(mass times & church info last updated 03/08/2016)
Address: 152 W. 71st. St.
Weekend Mass Times:
Sun: 8:30am (English), 10am (Family Mass), 11:15am (Spanish),
12:30pm (Choir), 5:30pm (English)
Weekday Mass Times:
Mon-Fri: 7:30am, 12:10pm, 5:30pm (All English)
Sat: 7:30am, 12:10pm (All English)
Confession: Sat: 4:30pm-5:15pm
Special Needs Mass:
1st & 3rd Sundays of the Month at 4pm
Rosary: Daily after 12:10pm Mass
Holy Hour: Fri: 6pm-7pm
First Friday: Exposition: 12:35pm; Adoration: all day; Benediction: 5:15pm
Miraculous Medal Novena:
Mondays: before 12:10pm Mass, after 5:30pm Mass
About the Organ
Catholic Encyclopedia: The Blessed Eucharist as a Sacrament
Catholic Encyclopedia: Visits to the Blessed Sacrament
Wikipedia: The Blessed Sacrament
Wikipedia: Eucharistic Adoration
Spanish Programs Website
I was completely ill for this church visit and I wish I hadn't been. Living on the West side, and feeling like complete s@#% due to flu remnants or bronchitis or something viral, and not wishing to travel far this Sunday, I decided to drop down to 71st street and see what was there in the way of Catholic churches. I can't stop being amazed by all the beautiful churches plopped on just about every street corner in this city - it really is amazing. Okay, it's sad that most of them lay empty, or at least void of the multitudes, each Sunday these days, but the simple fact that they stand there, holding solmenity over this city is fantastic. So I wandered into this church, feeling ill, head fuzzy (due to congestion this week - not alcohol,) chest wheezing with phlegm, body aching and I realized immediately I needed to come back here someday when I felt well so I could truly appreciate it.
I noticed first off that the sound system was pretty swell, Some of these old churches have the worst acoustics and you can never understand - or have a fancy audio system worse than the bad acoustics in these old churches - this one has great speakers that put out good, and somehow, peaceful sound.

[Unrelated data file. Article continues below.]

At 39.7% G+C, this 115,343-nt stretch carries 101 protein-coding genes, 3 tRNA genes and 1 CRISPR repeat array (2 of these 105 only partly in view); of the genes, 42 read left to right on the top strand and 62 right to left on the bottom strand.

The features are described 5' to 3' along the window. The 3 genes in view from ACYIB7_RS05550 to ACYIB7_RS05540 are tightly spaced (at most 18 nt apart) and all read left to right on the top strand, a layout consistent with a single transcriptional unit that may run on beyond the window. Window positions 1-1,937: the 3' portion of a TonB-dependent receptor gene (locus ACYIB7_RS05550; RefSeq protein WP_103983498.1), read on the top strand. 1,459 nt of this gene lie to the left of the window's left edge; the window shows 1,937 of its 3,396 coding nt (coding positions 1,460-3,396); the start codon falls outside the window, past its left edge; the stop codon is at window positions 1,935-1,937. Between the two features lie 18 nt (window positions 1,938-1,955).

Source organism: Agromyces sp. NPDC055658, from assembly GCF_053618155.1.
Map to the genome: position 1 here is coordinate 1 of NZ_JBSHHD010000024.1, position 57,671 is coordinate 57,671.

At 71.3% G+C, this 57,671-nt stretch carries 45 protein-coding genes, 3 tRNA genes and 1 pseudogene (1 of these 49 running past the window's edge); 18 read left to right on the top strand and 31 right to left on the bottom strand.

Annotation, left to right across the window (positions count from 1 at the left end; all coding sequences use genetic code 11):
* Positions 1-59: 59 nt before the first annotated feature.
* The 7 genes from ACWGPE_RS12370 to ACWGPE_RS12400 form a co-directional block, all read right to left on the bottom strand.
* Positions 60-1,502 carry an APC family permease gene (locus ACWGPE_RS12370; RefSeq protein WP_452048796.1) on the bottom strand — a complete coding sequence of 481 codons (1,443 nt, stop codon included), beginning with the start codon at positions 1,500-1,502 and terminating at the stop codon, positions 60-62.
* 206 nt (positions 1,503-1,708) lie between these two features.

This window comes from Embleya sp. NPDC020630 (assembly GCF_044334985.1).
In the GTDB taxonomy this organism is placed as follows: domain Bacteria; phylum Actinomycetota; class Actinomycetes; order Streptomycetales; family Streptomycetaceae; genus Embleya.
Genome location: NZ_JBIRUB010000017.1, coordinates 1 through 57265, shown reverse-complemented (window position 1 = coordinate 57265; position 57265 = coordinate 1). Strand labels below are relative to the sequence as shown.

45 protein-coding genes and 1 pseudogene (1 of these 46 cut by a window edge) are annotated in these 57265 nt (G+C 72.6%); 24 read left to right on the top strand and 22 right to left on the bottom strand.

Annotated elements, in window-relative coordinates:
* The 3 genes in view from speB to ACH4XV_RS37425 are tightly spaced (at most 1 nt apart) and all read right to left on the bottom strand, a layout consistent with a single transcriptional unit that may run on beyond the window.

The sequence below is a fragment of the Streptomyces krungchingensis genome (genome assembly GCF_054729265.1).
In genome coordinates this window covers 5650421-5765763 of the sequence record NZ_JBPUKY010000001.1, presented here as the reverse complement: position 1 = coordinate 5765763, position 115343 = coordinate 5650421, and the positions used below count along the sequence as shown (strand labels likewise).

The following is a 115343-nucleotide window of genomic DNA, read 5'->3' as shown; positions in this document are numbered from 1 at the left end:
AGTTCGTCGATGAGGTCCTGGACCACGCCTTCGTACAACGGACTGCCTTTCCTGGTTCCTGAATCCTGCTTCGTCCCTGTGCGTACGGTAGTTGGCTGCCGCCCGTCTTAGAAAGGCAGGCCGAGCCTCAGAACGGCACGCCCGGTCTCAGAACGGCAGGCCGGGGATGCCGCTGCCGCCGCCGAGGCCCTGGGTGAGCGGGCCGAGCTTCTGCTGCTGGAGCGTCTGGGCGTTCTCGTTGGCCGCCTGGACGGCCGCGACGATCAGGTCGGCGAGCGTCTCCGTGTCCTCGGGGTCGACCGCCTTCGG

Stone architecture greets you from 71st street and as you enter you immediately see that the nave leads to an overwhelming huge apse, towering above you.
I sat in this church and tried concentrating, and prayed for healing and, later, walking out, trying to brace myself for the cold and going home to lay down and get better, I realized I was all the better for going here this evening.
*Note: I stopped by today for the 12:10pm Mass, happy to be inside this church and NOT sick like last time. I've actually stopped in a few times since then for a quick prayer or two. It's a nice, quiet, cool, solemn place. There was a homeless man right inside the entry way and he asked me for something when I entered. Right away I responded that I didn't have anything. He told me he needed a new pair of shorts because he wanted to wash the pair he had on. He seemed distressed. I went inside the church offering him nothing. Throughout Mass the man was on my thoughts. I could not remove him from my mind and the fact that I had done nothing for him. What does it mean to attend Mass weekly or daily and listen to the Gospel and pray about it but not to LIVE the gospel? What is any of the sacraments, blessings, prayers, holy water, offerings? What is the meaning of any of it? After Mass, he was still there right inside the entry way. I asked him again what he needed. Shorts, he replied, so he could wash the ones he was wearing. I asked him what size. Triple X, he said. I went outside, looking for a store, a Modells or something. I couldn't find anything. I walked back to the church, catching the man on his way out (I think someone from the church had asked him to leave.) I handed him $10. He was grateful and said thank you. I went on my way. Unsure whether the man was going to use the money for clothing or something else, unable to know if he was truly in need or just begging - I realized it didn't matter. Someone very wise recently told me, in regards to this week's upcoming Gospel, The Rich Man and Lazarus, that to be a Christian means to give to those in need without fear of being "taken in." It is not our duty to judge but to give. In fact, it's our job to give WITHOUT judging. And yet I get this wrong every single day.